This story originally appeared on PressDemocrat.com.

Brandon Frere was a man with grand plans for his various student loan debt relief companies. Combining bravado and relentless determination, the Ameritech Financial CEO envisioned expanding his primary company from a single office in Rohnert Park to an industry giant with branches around the country.

The 41-year-old Sonoma County native viewed himself as a confident and daring entrepreneur. He aspired to become a leader blending the business skills of executives like Jack Welch, the acclaimed former General Electric CEO, with the passion of renowned life coach Tony Robbins.

A former employee, who asked to remain anonymous given the federal criminal case swirling around his former boss, Friday described Frere as a “dreamer.” By 2021, Frere told employees, his companies would have many kiosks or brick-and-mortar branches in U.S. strip malls, much like tax preparation services H&R Block or Liberty Tax Service.

Instead, Frere was in federal custody Friday and a court-appointed manager has been placed in control of Ameritech Financial, the Rohnert Park student loan servicing company he started in 2015. Federal prosecutors charged Frere with wire fraud this week, accusing him of masterminding a criminal scheme that bilked $28 million from student loan borrowers the past four years through Ameritech and a string of related companies.

Officials took Frere into custody Wednesday night at San Francisco International Airport, where he was preparing to board a plane to Mexico. He is scheduled to appear Monday in federal court, where he faces 20 years in prison if convicted.

Frere could not be reached for comment Friday and his attorney, Nicole Healy of the Redwood City law firm Ropers Majeski Kohn & Bentley, declined to comment, citing pending litigation.

At a Sebastopol home just east of Camp Meeker, where public records list Frere and his parents as residents, a woman who answered the intercom at the entry to the property hung up on a reporter seeking comment Friday morning.

On his personal website, Frere describes himself as an entrepreneur, a revolutionary and consumer advocate who emerged from a working class background.

As a boy, Frere sold mistletoe and candy door to door, saving up his money to buy a motorcycle.

He cites a pivotal moment in his childhood: a serious dirt bike racing crash that left him with a broken vertebra in his neck.

That experience, he wrote, helped him develop his unwavering pursuit of success, even though doctors gave him little chance of recovery. But he bounced back stronger than ever, he wrote.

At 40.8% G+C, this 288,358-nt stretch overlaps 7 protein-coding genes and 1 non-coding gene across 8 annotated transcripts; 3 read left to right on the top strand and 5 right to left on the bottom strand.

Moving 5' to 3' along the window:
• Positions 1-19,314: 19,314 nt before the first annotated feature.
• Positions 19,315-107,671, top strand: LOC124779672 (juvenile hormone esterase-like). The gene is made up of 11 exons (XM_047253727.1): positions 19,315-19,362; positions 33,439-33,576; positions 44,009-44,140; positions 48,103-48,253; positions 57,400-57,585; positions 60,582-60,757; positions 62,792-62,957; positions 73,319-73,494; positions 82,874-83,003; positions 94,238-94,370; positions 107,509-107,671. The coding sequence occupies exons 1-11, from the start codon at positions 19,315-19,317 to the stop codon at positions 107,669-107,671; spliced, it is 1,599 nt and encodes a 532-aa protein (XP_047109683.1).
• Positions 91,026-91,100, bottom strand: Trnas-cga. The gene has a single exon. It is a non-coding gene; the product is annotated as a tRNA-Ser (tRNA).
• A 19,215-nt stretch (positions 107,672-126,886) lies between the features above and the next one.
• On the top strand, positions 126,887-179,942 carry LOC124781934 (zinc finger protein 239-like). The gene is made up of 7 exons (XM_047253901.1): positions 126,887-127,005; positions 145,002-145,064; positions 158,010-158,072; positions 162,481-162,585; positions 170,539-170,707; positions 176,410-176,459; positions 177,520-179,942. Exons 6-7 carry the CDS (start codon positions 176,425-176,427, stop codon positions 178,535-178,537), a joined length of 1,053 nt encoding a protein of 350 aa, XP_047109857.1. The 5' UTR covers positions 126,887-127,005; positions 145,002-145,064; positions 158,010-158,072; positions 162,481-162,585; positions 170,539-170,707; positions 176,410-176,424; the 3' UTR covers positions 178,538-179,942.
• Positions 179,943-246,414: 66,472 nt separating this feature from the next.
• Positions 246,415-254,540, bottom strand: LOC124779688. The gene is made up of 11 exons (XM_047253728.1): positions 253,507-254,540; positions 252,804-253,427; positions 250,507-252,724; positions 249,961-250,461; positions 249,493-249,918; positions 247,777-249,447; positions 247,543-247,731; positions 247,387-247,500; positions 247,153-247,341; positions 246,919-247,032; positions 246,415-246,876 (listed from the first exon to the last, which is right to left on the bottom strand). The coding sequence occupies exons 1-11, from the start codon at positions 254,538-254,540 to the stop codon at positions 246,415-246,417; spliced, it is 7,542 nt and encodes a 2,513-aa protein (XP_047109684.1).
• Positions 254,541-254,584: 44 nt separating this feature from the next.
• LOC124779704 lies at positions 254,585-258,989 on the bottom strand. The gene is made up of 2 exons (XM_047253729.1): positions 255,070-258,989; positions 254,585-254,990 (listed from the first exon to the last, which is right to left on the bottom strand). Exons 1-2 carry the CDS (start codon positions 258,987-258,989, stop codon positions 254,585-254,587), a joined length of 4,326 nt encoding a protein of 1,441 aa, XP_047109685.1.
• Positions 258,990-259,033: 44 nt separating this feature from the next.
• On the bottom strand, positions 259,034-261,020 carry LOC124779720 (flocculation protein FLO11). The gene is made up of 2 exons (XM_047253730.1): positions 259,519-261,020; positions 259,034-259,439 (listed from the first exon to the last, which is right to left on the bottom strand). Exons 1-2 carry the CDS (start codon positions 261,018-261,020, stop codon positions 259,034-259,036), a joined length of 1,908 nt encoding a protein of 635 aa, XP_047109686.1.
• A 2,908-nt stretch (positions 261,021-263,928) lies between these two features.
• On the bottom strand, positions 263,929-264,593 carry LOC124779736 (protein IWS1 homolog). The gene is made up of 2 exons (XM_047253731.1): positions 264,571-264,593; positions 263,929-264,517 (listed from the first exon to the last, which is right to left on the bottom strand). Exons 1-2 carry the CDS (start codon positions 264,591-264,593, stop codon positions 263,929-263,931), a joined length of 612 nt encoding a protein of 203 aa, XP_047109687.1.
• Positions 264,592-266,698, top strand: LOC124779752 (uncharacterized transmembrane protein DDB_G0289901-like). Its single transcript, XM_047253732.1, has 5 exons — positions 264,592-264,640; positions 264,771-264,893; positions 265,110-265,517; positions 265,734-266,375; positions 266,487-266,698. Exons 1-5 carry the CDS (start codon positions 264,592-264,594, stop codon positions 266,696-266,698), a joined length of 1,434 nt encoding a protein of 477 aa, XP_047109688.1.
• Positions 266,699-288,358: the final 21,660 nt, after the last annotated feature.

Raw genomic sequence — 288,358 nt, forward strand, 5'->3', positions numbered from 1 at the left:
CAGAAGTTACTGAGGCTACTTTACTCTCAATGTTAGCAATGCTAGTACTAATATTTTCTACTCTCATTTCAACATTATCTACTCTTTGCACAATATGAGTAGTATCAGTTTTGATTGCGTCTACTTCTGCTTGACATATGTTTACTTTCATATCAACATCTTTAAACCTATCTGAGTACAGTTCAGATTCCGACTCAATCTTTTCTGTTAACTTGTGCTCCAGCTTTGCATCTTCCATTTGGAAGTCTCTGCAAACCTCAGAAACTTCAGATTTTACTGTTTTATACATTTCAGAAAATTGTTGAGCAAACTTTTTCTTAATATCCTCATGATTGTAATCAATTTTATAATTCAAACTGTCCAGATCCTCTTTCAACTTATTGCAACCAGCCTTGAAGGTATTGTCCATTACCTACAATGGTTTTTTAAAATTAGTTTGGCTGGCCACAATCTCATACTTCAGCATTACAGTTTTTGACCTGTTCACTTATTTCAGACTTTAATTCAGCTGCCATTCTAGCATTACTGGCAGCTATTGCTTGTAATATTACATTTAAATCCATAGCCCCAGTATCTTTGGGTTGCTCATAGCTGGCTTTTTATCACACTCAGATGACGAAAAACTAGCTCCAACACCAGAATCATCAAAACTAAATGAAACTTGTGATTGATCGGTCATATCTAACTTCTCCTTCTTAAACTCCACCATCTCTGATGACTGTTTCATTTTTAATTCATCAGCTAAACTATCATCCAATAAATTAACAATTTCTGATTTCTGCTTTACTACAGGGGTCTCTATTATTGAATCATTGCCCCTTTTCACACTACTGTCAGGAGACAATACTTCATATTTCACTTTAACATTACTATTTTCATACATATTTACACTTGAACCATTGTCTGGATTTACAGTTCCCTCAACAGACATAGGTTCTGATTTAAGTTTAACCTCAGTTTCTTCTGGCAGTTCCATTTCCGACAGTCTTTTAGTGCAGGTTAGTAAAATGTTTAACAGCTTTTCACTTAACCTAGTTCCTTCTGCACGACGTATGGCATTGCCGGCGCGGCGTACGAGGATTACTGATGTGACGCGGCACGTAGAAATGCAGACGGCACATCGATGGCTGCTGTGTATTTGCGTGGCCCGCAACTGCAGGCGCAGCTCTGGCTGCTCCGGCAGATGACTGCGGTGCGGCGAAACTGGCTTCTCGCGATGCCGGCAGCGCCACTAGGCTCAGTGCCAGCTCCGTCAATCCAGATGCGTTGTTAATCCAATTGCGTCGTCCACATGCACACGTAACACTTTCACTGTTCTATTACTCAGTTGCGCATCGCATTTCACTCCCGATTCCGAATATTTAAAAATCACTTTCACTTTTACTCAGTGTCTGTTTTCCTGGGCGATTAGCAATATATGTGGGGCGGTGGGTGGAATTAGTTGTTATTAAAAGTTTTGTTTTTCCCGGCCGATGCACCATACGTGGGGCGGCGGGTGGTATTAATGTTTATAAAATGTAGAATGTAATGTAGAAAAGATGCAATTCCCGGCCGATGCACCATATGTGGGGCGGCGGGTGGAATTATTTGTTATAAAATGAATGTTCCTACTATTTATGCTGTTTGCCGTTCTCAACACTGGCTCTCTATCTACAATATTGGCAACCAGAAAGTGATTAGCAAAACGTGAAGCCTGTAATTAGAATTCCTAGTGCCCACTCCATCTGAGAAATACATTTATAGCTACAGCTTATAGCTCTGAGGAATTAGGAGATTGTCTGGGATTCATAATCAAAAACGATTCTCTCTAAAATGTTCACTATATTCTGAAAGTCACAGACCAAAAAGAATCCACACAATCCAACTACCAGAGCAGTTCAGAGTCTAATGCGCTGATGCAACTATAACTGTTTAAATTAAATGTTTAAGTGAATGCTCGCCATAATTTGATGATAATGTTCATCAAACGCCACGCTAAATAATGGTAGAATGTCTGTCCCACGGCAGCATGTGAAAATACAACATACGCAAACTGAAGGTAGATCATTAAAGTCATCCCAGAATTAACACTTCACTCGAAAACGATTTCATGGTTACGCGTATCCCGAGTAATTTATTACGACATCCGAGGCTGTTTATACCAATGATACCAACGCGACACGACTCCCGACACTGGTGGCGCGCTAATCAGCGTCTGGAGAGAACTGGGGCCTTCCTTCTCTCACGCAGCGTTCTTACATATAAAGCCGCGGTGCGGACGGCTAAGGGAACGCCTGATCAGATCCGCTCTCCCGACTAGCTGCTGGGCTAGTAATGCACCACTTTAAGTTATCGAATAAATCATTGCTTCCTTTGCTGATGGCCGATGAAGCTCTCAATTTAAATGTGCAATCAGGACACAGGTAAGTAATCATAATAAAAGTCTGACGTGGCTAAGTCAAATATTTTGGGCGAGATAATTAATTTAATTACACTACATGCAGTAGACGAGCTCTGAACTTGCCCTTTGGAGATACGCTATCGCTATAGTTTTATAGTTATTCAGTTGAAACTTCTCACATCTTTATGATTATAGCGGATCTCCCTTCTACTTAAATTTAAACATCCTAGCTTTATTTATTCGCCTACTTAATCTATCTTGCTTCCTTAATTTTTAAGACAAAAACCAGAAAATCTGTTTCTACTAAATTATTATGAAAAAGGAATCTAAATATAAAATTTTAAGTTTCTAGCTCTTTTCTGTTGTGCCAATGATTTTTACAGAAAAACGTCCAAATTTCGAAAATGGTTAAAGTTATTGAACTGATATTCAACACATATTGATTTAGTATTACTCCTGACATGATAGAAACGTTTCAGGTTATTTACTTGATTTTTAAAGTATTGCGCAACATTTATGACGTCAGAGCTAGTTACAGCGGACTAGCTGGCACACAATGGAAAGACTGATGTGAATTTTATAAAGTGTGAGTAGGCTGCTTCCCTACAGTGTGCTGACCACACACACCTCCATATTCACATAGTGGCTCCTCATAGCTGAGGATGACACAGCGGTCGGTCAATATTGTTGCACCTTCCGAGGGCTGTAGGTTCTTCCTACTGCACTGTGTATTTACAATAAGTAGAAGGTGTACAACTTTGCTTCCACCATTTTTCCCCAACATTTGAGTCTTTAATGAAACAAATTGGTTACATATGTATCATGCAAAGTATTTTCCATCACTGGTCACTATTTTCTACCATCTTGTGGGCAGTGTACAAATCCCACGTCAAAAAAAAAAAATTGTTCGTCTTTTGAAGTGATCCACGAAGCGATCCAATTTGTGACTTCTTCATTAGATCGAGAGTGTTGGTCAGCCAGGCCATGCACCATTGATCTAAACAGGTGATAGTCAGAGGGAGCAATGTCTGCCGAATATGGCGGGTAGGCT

Since that experience, he wrote, he became “undeterred” about who he was and what he aspired to be: a dynamic leader in business and industry.

After graduating from Piner High School, Frere attended Santa Rosa Junior College and went on to earn a degree in construction management from California State University in Chico in 2002.

For the next five years, he worked as a construction manager for Centex Homes, invested in real estate, ran a Bay Area spa franchise, then moved into student loan financing.

Frere used social media, internet press releases and a self-promotional website to bolster his reputation. His blog, “The Latest from Brandon,” features headlines describing Frere as a “digital transformation expert” and “leader in the financial services industry.”

This story originally appeared on PressDemocrat.com.

His Twitter and Facebook accounts are filled with upbeat, inspirational posts about business and life.

“What traits do you think entrepreneurs need to have? I think being vulnerable, open, present, aware and honest are the most important. However being relentless, flexible, resourceful and quick is also very important,” declared a post from his Twitter account published Nov. 26 — three days before he lost control of his company.

Some former employees described a different man from the image presented to the public, according to sworn written statements taken earlier this year and submitted to the Federal Trade Commission, a federal agency that has sued Frere and his companies in a civil action for alleged deceptive business practices.

“Over time, I got the impression that Brandon was sleazy and didn’t genuinely want to help people,” said Kelly Cretcher, a former employee. “For example, during my interview with him before I started, he was telling me how after the economy tanked, he had to get out of the construction business and find a new way to make money. He said that the student loan debt relief industry was ‘an easy way to make money.’ ’’

Cretcher wrote that Frere described the student loan debt relief industry as a “wave” of financial opportunity.

“Based on my interactions with Brandon, I got the feeling that he was doing very well for himself,” Cretcher wrote. “He was able to build a 5-bedroom house on many acres of land in Sebastopol, California. In addition, he bought what appeared to be a very expensive pickup truck. He would also buy his girlfriend stuff all the time and lived somewhat of a lavish lifestyle. He struck me as someone that would one day end up on the show ‘American Greed.’ ”

When visiting the Rohnert Park office of his primary company, Ameritech, Frere often dressed in shorts and T-shirts, said the employee who requested anonymity.

“He’d come in shorts and just a white T-shirt, like he’d been to the gym,” he said. “But he expected us to dress professional.”

When investigators began looking deeply into his businesses early this year, Frere’s demeanor changed completely, the employee said. Frere would come into the Rohnert Park office much less frequently.

“We kind of knew that things were being investigated,” he said. “He was at the office way less in 2018. He would go to his office, close the door.”